During a visit to Marmomacc, the international natural stone show in Verona in October this year, I had another look at the fabulous range of limestone from Luis Sanchez Diez that I spoke about below. I'm pleased to say that a new batch of samples arrived in my warehouse recently. Please get in touch if you would like to see the new range.
In my last blog, I mentioned that we had been visited by some Spanish quarries recently and had been shown some new and interesting marbles and limestones. One of them is a beautiful, hard grey limestone with subtle veining that I believe will be very popular with interior designers, architects and private clients alike.
I am very pleased to say that Camillo from the Luis Sanchez Diez quarry has very kindly written some notes on their beautiful bronze-grey Siera Elvira, otherwise know as Grey Venezia.
So here it is, from the people who quarry the stone:-
Quarry location: Granada, Spain
Petrographic denomination: Biosparite, dolomitic limestone
Original name: Bronceado Gris Sierra Elvira (Bronze Grey Sierra Elvira)
Commercial name: Grey Venezia
Grey Venezia is one of the ornamental building stones most widely used in the historical monuments of Eastern Andalusia. In the province of Granada it can be traced back to Roman times, indeed, the city´s Archaeological Museum exhibits a Roman gravestone made with Grey Venezia.
Throughout history and even today, Grey Venezia limestone has had an important role in the building industry in Eastern Andalusia and particular in the province of Granada. In the natural stone industry, Grey Venezia limestone is know as Bronze Grey Sierra Elvira because of the diversity of its coloration, which ranges from dark grey to greenish bronze.
With petrographic, physical and mechanical properties that ensure limestone strength and durability, it is a high quality building material suitable for both structural and ornamental purposes. These properties can be attributed to the minimal open porosity and excellent water resistance that characterize the stone, as well as to its high mechanical strength.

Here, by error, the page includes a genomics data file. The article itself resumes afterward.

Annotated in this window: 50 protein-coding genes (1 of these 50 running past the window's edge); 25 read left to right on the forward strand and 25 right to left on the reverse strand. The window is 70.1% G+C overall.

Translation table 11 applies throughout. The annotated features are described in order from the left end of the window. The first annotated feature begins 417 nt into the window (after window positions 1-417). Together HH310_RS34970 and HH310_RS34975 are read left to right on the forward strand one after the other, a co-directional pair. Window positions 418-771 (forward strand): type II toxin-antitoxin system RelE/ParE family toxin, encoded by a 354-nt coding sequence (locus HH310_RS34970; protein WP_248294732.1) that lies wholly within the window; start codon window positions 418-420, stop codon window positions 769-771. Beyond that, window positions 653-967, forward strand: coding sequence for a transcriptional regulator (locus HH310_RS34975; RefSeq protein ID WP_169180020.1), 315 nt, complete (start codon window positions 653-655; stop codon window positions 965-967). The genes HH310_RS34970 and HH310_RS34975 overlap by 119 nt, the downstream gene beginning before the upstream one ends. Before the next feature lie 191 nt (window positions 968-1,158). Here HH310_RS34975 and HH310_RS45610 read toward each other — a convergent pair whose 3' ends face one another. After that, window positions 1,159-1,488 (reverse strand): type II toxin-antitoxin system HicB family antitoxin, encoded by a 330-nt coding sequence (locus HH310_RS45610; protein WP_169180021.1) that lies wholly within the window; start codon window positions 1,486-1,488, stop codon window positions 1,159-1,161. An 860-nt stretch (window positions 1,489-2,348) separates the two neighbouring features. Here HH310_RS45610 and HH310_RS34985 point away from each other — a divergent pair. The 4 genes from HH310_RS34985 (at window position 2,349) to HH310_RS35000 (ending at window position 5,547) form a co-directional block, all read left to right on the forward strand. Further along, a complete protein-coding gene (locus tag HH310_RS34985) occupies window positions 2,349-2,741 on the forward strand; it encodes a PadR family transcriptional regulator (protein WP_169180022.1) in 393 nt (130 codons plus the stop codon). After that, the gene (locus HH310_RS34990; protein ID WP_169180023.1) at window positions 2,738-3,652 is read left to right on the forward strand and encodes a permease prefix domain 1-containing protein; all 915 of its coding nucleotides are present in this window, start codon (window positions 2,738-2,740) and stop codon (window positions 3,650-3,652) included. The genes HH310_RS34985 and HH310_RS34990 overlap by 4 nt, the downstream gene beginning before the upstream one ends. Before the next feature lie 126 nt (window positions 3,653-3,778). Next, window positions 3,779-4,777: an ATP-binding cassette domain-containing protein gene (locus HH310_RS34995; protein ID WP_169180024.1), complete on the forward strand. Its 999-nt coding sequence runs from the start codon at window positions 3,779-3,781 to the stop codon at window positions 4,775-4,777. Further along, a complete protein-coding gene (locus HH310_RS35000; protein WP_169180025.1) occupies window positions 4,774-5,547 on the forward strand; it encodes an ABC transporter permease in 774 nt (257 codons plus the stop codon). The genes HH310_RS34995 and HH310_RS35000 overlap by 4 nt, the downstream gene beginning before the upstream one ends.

[Further technical details of the limestone are available from Amarestone on request.]
The stone blocks are extracted from the quarry and transported to our factory in Novelda. The blocks are random sizes and can vary between 4.5 and 7 cubic meters. The stone blocks are kept at the stock yard at the factory awaiting a production order. Depending on the size of the blocks, they can be cut by gang saw machines, single wire, or block cutters.
For the production of slabs, the blocks are cut either by gang saw machines or by single wires. They can then be given a surface finish which is polished, honed, flamed or brushed.
To produce tiles for floors or walls, the blocks are cut by block cutters or on a bridge saw. These machines can produce tiles of different sizes and thicknesses which are then loaded onto the polishing lines to apply the different surface finishes. Alternatively, the slabs can be put on multidisc slab cutter to place tiles into a production line for selection process or surface finishing.
The possible surfaces finishes for Sierra Elvira (Grey Venezia) are the following: Polished – Honed – Brushed – Sandblasted – Split face – Striped – Flamed – Flamed+Brushed.
The stone is packed depending on the format, slabs are packed into wooden bundles for loading into containers or onto metal A-frames to be shipped by truck for domestic or European locations.
Tiles are carefully and securely packed into tailor-made wooden crates to protect the stone during the journey to their final destination.
The most important project carried out with Grey Venezia is the Terminal 4 Satellite Barajas Airport, Madrid, Spain. Our quarry supplied more than 75.000 sqm of tiles for the flooring with several sizes from 900x900, 900x750, 900x600 at 30 mm thickness. Other projects carried out recently with Grey Venezia is the flooring for the Convention Center Mohamed Benhamed, Oran, Algeria with tiles 600x300x30 mm.
Above: Grey Venezia (Siera Elvira) Limestone on a patio
My thanks to Camilo. We look forward to getting an insight into another of the Spanish marbles and limestones in the near future.
If you would like to know what to look for when choosing and using natural stone in your projects, our free handout might be just the thing you need. You can download it by clicking below:
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